I'm new to R, and I have already trained the model using hclust:


And the result looks good:

enter image description here

Now I get some new data records, I want to predict which cluster every one of them belongs to. How do I get it done ?


5 Answers 5


Clustering is not supposed to "classify" new data, as the name suggests - it is the core concept of classification.

Some of the clustering algorithms (like those centroid based - kmeans, kmedians etc.) can "label" new instance based on the model created. Unfortunately hierarchical clustering is not one of them - it does not partition the input space, it just "connects" some of the objects given during clustering, so you cannot assign the new point to this model.

The only "solution" to use the hclust in order to "classify" is to create another classifier on top of the labeled data given by hclust. For example you can now train knn (even with k=1) on the data with labels from hclust and use it to assign labels to new points.

  • Great, the knn idea worth trying.
    – WoooHaaaa
    Jan 12, 2014 at 1:15

As already mentioned, you can use a classifier such as class :: knn, to determine which cluster a new individual belongs to.

The KNN or k-nearest neighbors algorithm is one of the simplest machine learning algorithms and is an example of instance-based learning, where new data are classified based on stored, labeled instances. More specifically, the distance between the stored data and the new instance is calculated by means of some kind of a similarity measure. This similarity measure is typically expressed by a distance measure such as the Euclidean distance.

Next I leave a code as an example for the iris data.


df_iris <- split_df(iris, ratio = 0.75, seed = 123)
d_iris <- dist(scale(df_iris$train[,-5]))

hc_iris <- hclust(d_iris, method = "ward.D2")
fviz_dend(hc_iris, k = 3,cex = 0.5,k_colors = c("#00AFBB","#E7B800","#FC4E07"),
          color_labels_by_k = TRUE, ggtheme = theme_minimal())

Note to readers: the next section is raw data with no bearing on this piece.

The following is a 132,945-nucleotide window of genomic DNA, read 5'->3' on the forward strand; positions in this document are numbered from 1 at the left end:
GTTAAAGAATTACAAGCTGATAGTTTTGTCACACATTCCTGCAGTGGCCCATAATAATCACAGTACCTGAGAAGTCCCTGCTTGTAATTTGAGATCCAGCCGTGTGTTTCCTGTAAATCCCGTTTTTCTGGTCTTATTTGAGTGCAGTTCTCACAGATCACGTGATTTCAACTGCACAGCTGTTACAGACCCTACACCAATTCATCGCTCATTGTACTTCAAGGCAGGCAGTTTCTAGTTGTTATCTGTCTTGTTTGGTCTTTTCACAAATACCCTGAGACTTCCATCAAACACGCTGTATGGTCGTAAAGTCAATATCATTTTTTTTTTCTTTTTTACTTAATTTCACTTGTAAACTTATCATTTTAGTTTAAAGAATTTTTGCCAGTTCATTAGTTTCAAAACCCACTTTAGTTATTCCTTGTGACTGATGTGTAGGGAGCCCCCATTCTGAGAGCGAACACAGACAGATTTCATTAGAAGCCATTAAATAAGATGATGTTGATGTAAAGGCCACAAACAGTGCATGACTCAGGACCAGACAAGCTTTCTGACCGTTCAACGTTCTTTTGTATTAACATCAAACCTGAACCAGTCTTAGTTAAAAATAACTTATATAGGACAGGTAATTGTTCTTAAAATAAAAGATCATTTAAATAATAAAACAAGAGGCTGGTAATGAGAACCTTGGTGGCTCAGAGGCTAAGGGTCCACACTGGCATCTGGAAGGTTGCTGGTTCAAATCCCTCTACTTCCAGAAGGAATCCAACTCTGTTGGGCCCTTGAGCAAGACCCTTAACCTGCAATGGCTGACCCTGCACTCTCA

groups <- cutree(hc_iris, k = 3)

enter image description here

Predict new data

knnClust <- knn(train = df_iris$train[,-5], test = df_iris$test[,-5] , k = 1, cl = groups)
 [1] 1 1 1 1 1 1 1 1 1 1 1 1 1 1 2 3 2 3 3 3 2 2 2 2 2 3 3 2 2 3 2 2 2 2 2 2 2 2 2
Levels: 1 2 3

# p1 <- fviz_cluster(list(data = df_iris$train[,-5], cluster = groups), stand = F) + xlim(-11.2,-4.8) + ylim(-3,3) + ggtitle("train")
# p2 <- fviz_cluster(list(data = df_iris$test[,-5], cluster = knnClust),stand = F) + xlim(-11.2,-4.8) + ylim(-3,3) + ggtitle("test")
# gridExtra::grid.arrange(p1,p2,nrow = 2)

pca1 <- data.frame(prcomp(df_iris$train[,-5], scale. = T)$x[,1:2], cluster = as.factor(groups), factor = "train")
pca2 <- data.frame(prcomp(df_iris$test[,-5], scale. = T)$x[,1:2], cluster = as.factor(knnClust), factor = "test")
pca <- as.data.frame(rbind(pca1,pca2))

Plot train and test data

ggplot(pca, aes(x = PC1, y = PC2, color = cluster, size = 1, alpha = factor)) +
  geom_point(shape = 19) + theme_bw()

enter image description here


You can use this classification and then use LDA to predict which class the new point should fall into.


I face the similar problem and work out a temporal solution.

  1. In my environment R, the function hclust gives the label for the train data.
  2. We can use one supervised learning model to reconnect label and features.
  3. And then we just do the same data processing when we deal with a supervised learning model.
  4. If we face a binary classification model, we can use KS value, AUC value and so on to see the performance of this clustering.

Similarly, we can use PCA method on the feature and extract PC1 as a label.

  1. To binning this label, we get a new label fitted to classification.
  2. In the same way, we do the same processing when we deal with a classification model.

In R, I find PCA method processes much faster than hclust. (Mayank 2016) In practice, I find this way is easy to deploy the model. But I suspect whether this temporal solution results in bias on prediction or not.


Mayank. 2016. “Hclust() in R on Large Datasets.” Stack Overflow. hclust() in R on large datasets.


Why not compute the centroid of the points for each hclust cluster, then assign a new point to the nearest using the same distance function ?

knn in class will only look at nearest n and only allows Euclidean distance.

There's no need to run a classifier.

  • 1
    because hierarchical clustering does not create clusters where centroid is a well defined object. You are far from truth here, classifier is needed in such a case, 1nn (suggested above) is the simpliest and probably sufficient solution (its code is even simplier than your suggestion) and it will work, while computing centroids will not.
    – lejlot
    May 23, 2015 at 23:38
  • 1
    The above approach is more valid for kmeans. In regards to HCA, I wonder if a tree splitting technique could be employed based on the results of the dendrogram?
    – Chris
    Jun 17, 2017 at 3:10

Your Answer

By clicking “Post Your Answer”, you agree to our terms of service, privacy policy and cookie policy

Not the answer you're looking for? Browse other questions tagged or ask your own question.